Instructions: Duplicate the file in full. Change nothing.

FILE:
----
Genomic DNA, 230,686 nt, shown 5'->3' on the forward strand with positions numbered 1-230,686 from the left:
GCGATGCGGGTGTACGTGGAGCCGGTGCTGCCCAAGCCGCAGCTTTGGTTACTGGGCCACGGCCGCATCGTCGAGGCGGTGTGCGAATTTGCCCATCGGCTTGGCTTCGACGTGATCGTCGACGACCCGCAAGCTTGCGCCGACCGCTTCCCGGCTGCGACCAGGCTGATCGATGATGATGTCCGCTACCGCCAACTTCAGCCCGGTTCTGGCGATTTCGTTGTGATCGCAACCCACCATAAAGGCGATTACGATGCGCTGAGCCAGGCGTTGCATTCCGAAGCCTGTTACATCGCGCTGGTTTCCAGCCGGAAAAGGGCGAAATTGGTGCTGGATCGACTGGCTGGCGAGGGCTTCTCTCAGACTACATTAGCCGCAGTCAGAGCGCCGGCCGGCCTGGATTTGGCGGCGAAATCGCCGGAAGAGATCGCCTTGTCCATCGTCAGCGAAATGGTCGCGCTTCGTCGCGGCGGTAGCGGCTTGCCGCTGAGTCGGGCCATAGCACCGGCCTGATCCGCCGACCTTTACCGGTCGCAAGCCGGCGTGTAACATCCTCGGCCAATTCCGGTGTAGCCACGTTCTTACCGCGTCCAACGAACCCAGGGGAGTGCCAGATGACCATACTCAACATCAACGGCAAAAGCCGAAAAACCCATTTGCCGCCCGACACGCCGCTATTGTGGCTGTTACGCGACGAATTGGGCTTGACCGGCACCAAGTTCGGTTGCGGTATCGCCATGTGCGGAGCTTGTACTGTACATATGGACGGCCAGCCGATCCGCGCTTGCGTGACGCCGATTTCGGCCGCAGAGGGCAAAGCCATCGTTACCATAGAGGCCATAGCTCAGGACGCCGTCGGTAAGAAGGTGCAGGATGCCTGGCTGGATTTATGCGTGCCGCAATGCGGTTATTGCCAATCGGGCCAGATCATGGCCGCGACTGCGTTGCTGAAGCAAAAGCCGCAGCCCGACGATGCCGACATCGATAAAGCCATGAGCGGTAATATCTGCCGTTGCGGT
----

Genomic DNA, 230,686 nt, shown 5'->3' on the forward strand with positions numbered 1-230,686 from the left:
GCGATGCGGGTGTACGTGGAGCCGGTGCTGCCCAAGCCGCAGCTTTGGTTACTGGGCCACGGCCGCATCGTCGAGGCGGTGTGCGAATTTGCCCATCGGCTTGGCTTCGACGTGATCGTCGACGACCCGCAAGCTTGCGCCGACCGCTTCCCGGCTGCGACCAGGCTGATCGATGATGATGTCCGCTACCGCCAACTTCAGCCCGGTTCTGGCGATTTCGTTGTGATCGCAACCCACCATAAAGGCGATTACGATGCGCTGAGCCAGGCGTTGCATTCCGAAGCCTGTTACATCGCGCTGGTTTCCAGCCGGAAAAGGGCGAAATTGGTGCTGGATCGACTGGCTGGCGAGGGCTTCTCTCAGACTACATTAGCCGCAGTCAGAGCGCCGGCCGGCCTGGATTTGGCGGCGAAATCGCCGGAAGAGATCGCCTTGTCCATCGTCAGCGAAATGGTCGCGCTTCGTCGCGGCGGTAGCGGCTTGCCGCTGAGTCGGGCCATAGCACCGGCCTGATCCGCCGACCTTTACCGGTCGCAAGCCGGCGTGTAACATCCTCGGCCAATTCCGGTGTAGCCACGTTCTTACCGCGTCCAACGAACCCAGGGGAGTGCCAGATGACCATACTCAACATCAACGGCAAAAGCCGAAAAACCCATTTGCCGCCCGACACGCCGCTATTGTGGCTGTTACGCGACGAATTGGGCTTGACCGGCACCAAGTTCGGTTGCGGTATCGCCATGTGCGGAGCTTGTACTGTACATATGGACGGCCAGCCGATCCGCGCTTGCGTGACGCCGATTTCGGCCGCAGAGGGCAAAGCCATCGTTACCATAGAGGCCATAGCTCAGGACGCCGTCGGTAAGAAGGTGCAGGATGCCTGGCTGGATTTATGCGTGCCGCAATGCGGTTATTGCCAATCGGGCCAGATCATGGCCGCGACTGCGTTGCTGAAGCAAAAGCCGCAGCCCGACGATGCCGACATCGATAAAGCCATGAGCGGTAATATCTGCCGTTGCGGT